Thanks to a familiar recipe of good pitching and solid defense, the Cubs salvaged the last game of a four-game set against the Diamondbacks. Those two qualities are what this club was built on going into the 2023 season, and both factored into Sunday’s 5-2 win.

After losing the first three games to Arizona as the offense struggled against top-tier pitching in Zac Gallen and Merrill Kelly, starter Kyle Hendricks and the combined effort of Jose Cuas, Mark Leiter, Jr., Hayden Wesneski, and Julian Merryweather out of the bullpen kept Arizona to two runs on Sunday.

Hendricks succeeded on his changeup that has kept hitters off balance for years, striking out four in the first two innings. He pitched into the sixth, scattering seven hits across 5 ⅔ innings and allowing both of Arizona’s runs. The bullpen combined for 3 ⅓ innings and never allowed a runner to reach scoring position until Pavin Smith got to second in the ninth inning on defensive indifference. 

“That’s what we can bring every single day,” David Ross said of his team’s performance on the mound and on defense. “These guys have done a really nice job of pitching for a while now. Our starters continue to go out and give us a really nice outing and a chance to win.”

The Cubs bullpen ERA (3.93) ranks 14th in baseball, but that’s a significant difference from where they were in May and early June, when the team was well below .500. Some roles are more clearly defined at this point in the season, and when needed, Ross can call on different guys to fill in and be flexible. Michael Fulmer has been out with a right forearm strain since August 26, so guys like Cuas and Leiter, Jr. have had to get outs in spots he would normally take. And on Sunday, Merryweather took the ninth inning and earned his first save of the season.

“Those guys have given me more than I ever could have asked for, to be honest,” Ross said of his bullpen. “They’ve held down the back end of our games and done a really nice job in that.

“There’s so many big, important pieces to our team, but those guys continue to post and give us all they got.”

Behind them, the Cubs defense helped in keeping the Diamondbacks’ nine hits from turning into big innings. As a group, they ranked sixth in the league in defensive runs saved (40) headed into Sunday. Notably, left fielder Ian Happ converted a fifth-inning double play that turned the tide on what could have been a game-shifting inning for Arizona. 

Lourdes Gurriel, Jr. lead the inning off with a double and then scored thanks to back-to-back singles by Emmanuel Rivera and Seby Zavala. With Rivera on second, Geraldo Perdomo hit a fly ball to left field, where Ian Happ made the catch for one out and then a very quick throw to second base to catch Rivera off the bag for a double play.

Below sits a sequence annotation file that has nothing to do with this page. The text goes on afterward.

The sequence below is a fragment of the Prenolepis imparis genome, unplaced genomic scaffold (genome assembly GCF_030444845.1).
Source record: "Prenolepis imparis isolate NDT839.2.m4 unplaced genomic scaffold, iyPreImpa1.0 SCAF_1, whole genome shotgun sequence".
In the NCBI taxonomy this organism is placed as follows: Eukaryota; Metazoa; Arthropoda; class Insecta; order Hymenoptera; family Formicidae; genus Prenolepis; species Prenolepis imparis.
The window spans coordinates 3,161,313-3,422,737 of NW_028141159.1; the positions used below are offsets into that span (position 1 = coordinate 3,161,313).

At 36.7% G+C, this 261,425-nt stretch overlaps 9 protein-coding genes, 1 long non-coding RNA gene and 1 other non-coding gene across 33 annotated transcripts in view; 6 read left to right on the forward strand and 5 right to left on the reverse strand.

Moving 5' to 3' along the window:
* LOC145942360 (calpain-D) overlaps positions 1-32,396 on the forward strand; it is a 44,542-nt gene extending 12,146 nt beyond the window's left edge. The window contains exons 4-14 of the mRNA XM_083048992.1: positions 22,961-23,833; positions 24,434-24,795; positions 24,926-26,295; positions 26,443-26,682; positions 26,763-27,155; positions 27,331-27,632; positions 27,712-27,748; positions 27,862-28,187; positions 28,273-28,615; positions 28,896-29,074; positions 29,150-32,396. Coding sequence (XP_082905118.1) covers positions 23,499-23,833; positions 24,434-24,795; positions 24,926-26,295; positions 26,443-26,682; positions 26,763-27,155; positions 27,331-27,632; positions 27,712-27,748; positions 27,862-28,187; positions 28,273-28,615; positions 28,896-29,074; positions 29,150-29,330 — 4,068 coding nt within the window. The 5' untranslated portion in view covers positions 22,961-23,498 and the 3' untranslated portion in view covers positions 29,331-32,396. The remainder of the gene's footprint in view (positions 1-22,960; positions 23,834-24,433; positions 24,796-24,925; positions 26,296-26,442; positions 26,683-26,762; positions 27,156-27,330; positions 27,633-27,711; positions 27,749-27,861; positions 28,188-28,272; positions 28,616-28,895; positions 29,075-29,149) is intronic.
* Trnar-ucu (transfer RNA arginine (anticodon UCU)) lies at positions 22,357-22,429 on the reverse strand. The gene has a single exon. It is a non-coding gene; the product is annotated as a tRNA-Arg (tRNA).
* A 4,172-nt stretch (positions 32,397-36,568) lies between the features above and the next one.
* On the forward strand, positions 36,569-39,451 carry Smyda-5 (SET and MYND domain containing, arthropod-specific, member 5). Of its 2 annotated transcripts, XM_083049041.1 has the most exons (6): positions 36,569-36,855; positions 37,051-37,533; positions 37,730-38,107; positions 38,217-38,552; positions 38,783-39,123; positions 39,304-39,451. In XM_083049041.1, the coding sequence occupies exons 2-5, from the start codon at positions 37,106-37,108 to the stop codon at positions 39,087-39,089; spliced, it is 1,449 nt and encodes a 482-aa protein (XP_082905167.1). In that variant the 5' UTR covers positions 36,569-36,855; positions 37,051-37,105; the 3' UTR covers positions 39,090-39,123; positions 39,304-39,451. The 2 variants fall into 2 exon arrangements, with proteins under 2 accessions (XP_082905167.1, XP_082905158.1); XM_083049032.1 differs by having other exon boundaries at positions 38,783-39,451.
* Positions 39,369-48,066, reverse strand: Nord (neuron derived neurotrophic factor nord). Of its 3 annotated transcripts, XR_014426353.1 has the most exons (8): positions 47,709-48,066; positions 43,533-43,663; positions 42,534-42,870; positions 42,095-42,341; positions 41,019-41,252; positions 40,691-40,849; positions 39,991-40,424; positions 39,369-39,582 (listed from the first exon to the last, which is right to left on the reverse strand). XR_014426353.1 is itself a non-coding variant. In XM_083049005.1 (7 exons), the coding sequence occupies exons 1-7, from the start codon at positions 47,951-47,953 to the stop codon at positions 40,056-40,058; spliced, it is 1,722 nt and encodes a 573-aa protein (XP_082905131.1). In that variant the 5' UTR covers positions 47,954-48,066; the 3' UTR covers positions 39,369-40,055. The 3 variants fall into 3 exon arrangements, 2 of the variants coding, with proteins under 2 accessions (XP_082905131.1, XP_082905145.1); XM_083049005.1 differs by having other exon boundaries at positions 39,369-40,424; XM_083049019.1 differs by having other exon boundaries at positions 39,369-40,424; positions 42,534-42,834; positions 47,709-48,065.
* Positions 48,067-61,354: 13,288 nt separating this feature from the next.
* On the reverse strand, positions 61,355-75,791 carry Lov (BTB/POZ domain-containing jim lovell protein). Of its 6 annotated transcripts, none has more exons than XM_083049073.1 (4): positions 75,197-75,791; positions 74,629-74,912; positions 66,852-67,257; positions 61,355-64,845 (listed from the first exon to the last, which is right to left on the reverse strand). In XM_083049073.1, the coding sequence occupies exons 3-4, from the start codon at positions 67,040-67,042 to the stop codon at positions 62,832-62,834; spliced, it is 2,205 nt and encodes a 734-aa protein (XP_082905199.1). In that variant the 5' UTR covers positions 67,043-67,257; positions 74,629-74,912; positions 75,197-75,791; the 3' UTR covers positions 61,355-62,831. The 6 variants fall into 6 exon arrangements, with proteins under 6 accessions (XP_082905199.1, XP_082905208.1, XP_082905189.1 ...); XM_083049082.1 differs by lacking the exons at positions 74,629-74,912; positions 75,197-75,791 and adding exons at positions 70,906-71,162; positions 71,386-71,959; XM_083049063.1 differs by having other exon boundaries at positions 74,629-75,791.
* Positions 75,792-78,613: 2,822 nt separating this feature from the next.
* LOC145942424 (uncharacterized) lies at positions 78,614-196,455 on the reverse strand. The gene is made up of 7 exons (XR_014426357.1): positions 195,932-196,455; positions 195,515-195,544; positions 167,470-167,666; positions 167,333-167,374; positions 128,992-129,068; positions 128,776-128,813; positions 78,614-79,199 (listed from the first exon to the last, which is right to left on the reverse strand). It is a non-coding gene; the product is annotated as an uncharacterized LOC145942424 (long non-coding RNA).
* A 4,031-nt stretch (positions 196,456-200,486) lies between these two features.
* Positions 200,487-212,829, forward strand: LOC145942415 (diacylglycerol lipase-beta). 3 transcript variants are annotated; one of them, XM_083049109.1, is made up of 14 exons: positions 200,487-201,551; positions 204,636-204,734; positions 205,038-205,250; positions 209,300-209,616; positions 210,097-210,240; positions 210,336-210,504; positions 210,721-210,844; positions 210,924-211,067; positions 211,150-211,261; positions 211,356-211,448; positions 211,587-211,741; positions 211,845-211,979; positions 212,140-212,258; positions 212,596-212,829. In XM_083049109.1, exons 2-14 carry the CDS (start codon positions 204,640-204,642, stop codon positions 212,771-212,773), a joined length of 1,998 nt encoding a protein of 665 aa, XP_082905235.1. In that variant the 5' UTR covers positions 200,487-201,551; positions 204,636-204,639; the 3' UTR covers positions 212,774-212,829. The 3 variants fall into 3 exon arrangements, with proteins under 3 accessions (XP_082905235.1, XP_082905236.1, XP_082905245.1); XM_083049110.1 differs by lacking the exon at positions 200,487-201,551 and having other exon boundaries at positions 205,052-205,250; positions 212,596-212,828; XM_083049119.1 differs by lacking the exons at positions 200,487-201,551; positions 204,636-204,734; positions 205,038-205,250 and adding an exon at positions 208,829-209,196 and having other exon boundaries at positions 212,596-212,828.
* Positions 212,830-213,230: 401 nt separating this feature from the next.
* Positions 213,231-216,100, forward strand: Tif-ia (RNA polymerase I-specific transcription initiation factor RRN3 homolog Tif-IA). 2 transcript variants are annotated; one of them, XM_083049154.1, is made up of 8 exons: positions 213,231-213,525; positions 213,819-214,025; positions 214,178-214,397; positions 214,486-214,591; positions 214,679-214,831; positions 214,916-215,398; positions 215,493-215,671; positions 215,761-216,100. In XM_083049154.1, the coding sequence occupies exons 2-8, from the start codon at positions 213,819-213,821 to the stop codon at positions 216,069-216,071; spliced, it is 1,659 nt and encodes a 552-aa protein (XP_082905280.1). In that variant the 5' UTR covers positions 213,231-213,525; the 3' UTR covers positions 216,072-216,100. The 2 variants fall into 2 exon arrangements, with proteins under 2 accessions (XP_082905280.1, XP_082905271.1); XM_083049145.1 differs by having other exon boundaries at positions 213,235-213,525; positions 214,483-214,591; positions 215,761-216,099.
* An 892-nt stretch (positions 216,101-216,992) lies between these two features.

“They’re getting a little momentum there, getting a couple hits in a row, guys on base,” Hendricks said. “For him to come in and make the play and double the guy off second, it really just shut down the inning. That was huge.”

“You’re just trying to catch the ball, first thing,” Happ said. “And when you see he’s a little bit off there, getting rid of it quick. I played infield once upon a time, so that’s when it shows up.”

A quick glove to hand transfer is key to making that play. With the distance Happ had to make the throw to second, an extra moment getting the ball into his throwing hand makes the difference the other way. That transfer is a move familiar to middle infielders – Happ played a lot of second base early in his career and as recently as 2021 – and gathering the ball in the outfield and getting the ball released quickly helped him get Rivera out at second. 

Obviously, hitting three home runs is going to help win ballgames, too. The Cubs scored in the first on a Seiya Suzuki RBI double and then opened things up with three solo home runs in the third inning. Dansby Swanson drove in an insurance run in the fifth.

Dropping three games out of four to the Diamondbacks, who are right behind the Cubs in the wild card race, might eventually prove costly. But Ross has touted his ballclub’s unwavering consistency all season, and he credits that for helping them weather tough patches like a challenging four game series.

“When two teams line up with similar records, it’s going to be tough, and one little detail here or there is going to push it the other way,” he said. 

On the whole, the Cubs are entering into one of the final stretches of the season. After they go to Colorado and Arizona this week, they have one homestand left before finishing the season in Atlanta and Milwaukee at the end of the month. 

There are a lot of important games left; not only three more against the Diamondbacks, but the Cubs finish the year on the road against a team that has already clinched a playoff spot (the Braves) and one they’ve been chasing in their division all season (the Brewers). 

Their consistently good pitching and defense have helped them weather stretches when the lineup has struggled. Behind all of that, there’s a clubhouse with a significant veteran presence. And not just guys with a lot of years in the big leagues, but a group that has logged a lot of playoff games. Guys who have been through it, and who can help lead the group as a whole through an important final stretch.

“Playing a lot of baseball, and guys being around different teams that have had success,” is how Happ describes team leadership. 

“The way you get through 162 is by being as consistent as you can,” he said. “Consistent mindset and just going and playing every day. It’s one day at a time. It’s cliché, but it’s very true.”

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Writing and podcasting the Cubs and White Sox. I like cigars, bourbon, and Kentucky basketball.

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